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Meta‐analysis of the predictive value of C‐reactive protein for infectious complications in abdominal surgery. BJS 2015; 102: 590-598.

Published: 16th March 2015

Authors: M. Adamina, T. Steffen, I. Tarantino, U. Beutner, B. M. Schmied, R. Warschkow et al.


The aim of this analysis was to assess the predictive value of C‐reactive protein (CRP) for the early detection of postoperative infectious complications after a variety of abdominal operations.


A meta‐analysis of seven cohort studies from a single institution was performed. Laparoscopic gastric bypass and colectomies, as well as open resections of cancer of the colon, rectum, pancreas, stomach and oesophagus, were included. The predictive value of CRP was assessed by the area under the curve (AUC) of the receiver operating characteristic (ROC) curve.


Of 1986 patients, 577 (29·1 (95 per cent c.i. 27·1 to 31·3) per cent) had at least one postoperative infectious complication. Patients undergoing laparoscopic gastric bypass (383 patients) or colectomy (285), and those having open gastric (97) or colorectal (934) resections were combined in a meta‐analysis. Patients who had resection for cancer of the oesophagus (41) or pancreas (246) were analysed separately owing to heterogeneity. CRP levels 4 days after surgery had the highest diagnostic accuracy (AUC 0·76, 95 per cent c.i. 0·73 to 0·78). Sensitivity and specificity were 68·5 (60·6 to 75·5) and 71·6 (66·6 to 76·0) per cent respectively. Positive and negative predictive values were 50·4 (46·0 to 54·8) and 84·3 (80·8 to 87·3) per cent. The threshold CRP varied according to the procedure performed.


The negative predictive value of serum CRP concentration on day 4 after surgery facilitates reliable exclusion of postoperative infectious complications.

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1 Comment

Kirsty McFarlane

3 years ago


We read with interest the recent meta-analysis by Adamina et al. on the predictive value of C-reactive protein (CRP) for infective complications following a range of abdominal surgical procedures (1). This meta-analysis of 7 cohort studies from a single institution included laparoscopic and open procedures for both benign and malignant disease. The authors reported that of the 1986 patients included, 29.1% suffered an infective complication. Furthermore, CRP concentrations on day 4 post surgery were reported to have the greatest diagnostic accuracy and the authors conclude that its negative predictive value facilitated reliable exclusion of post-operative infective complications. We have several comments.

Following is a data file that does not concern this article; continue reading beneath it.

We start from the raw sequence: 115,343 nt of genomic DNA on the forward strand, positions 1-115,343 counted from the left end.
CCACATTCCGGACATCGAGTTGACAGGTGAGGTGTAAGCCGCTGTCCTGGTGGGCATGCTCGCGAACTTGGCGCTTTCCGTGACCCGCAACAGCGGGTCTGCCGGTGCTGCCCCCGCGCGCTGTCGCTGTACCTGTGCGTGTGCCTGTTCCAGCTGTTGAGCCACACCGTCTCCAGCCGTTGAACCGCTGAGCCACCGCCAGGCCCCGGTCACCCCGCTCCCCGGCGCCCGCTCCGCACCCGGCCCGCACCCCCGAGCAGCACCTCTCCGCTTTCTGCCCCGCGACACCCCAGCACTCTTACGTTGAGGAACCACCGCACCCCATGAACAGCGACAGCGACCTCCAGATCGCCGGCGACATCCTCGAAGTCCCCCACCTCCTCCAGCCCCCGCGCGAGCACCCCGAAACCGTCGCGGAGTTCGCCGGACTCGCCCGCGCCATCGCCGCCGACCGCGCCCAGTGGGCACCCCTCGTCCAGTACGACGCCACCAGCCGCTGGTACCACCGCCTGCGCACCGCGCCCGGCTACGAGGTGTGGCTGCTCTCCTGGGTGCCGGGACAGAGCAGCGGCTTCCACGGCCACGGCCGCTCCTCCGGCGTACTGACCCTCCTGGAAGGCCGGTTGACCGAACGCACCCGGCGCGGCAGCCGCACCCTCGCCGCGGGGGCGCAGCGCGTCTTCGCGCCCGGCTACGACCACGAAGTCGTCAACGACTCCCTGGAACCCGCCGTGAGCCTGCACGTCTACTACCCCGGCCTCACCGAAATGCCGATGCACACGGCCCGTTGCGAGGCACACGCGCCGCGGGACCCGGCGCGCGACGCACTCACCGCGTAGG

Importantly they report that in patients undergoing colonic resection, those having a laparoscopic procedure had a far lower CRP threshold on day 4 (56 mg/L) compared to those having open surgery (123 mg/L). This is contradictory to the recent report of Ramanathan and colleagues that, in patients undergoing potentially curative surgery for colon cancer, although the magnitude of the systemic inflammatory response, evidenced by CRP concentrations, was reduced in those undergoing laparoscopic surgery, the thresholds for predicting the development of infective complications on days 3 and 4 were the same following both laparoscopic and open surgery (2).

This difference is important and needs clarification. It would also be important to explain why these thresholds should be different in laparoscopic and open surgery since a true difference implies that the CRP rise is due to the complication and not the cause of it. In contrast, if the thresholds are the same then it may be that the complication is triggered by the magnitude of the CRP rise. The implications are also important as if the latter is true then increasing the rate of laparoscopic resections may result in a reduced frequency of infective complications.

A potentially confounding factor was that the authors chose to analyse studies involving a wide variety of surgical procedures with presumably a wide variation in infective complication rates. It may have been more clinically relevant to analyse patients undergoing the different procedures separately.

Finally, other systematic reviews have reported the clinical utility of day 3 CRP in predicting infective complications including anastomotic leak following surgery (3). In the present study it was of interest that the positive predictive value of CRP on days 3 and 4 were similar (0.46 vs. 0.45) as was the negative predictive value (0.82 vs. 0.86) yet the authors chose to focus on the day 4 values. Indeed, the use of these markers at an earlier time point would be more clinically useful and allow earlier assessment and management of the developing complication.

David G Watt
Stephen T McSorley
Paul G Horgan
Donald C McMillan

Academic Unit of Surgery
Glasgow Royal Infirmary
10-16 Alexandra Parade
Glasgow G31 2ER

1. Adamina M, Steffen T, Tarantino I, Beutner U, Schmied BM, Warschkow R. Meta-analysis of the predictive value of C-reactive protein for infectious complications in abdominal surgery. Br J Surg 2015; E-pub ahead of print: 10.1002/bjs.9756.
2. Ramanathan ML, MacKay G, Platt J, Horgan PG, McMillan DC. The impact of open versus laparoscopic resection for colon cancer on C-reactive protein concentrations as a predictor of postoperative infective complications. Ann Surg Oncol 2015; 22: 938-943.
3. Singh PP, Zeng IS, Srinivasa S, Lemanu DP, Connolly AB, Hill AG. Systematic review and meta-analysis of use of serum C-reactive protein levels to predict anastomotic leak after colorectal surgery. Br J Surg 2014; 101: 339-346.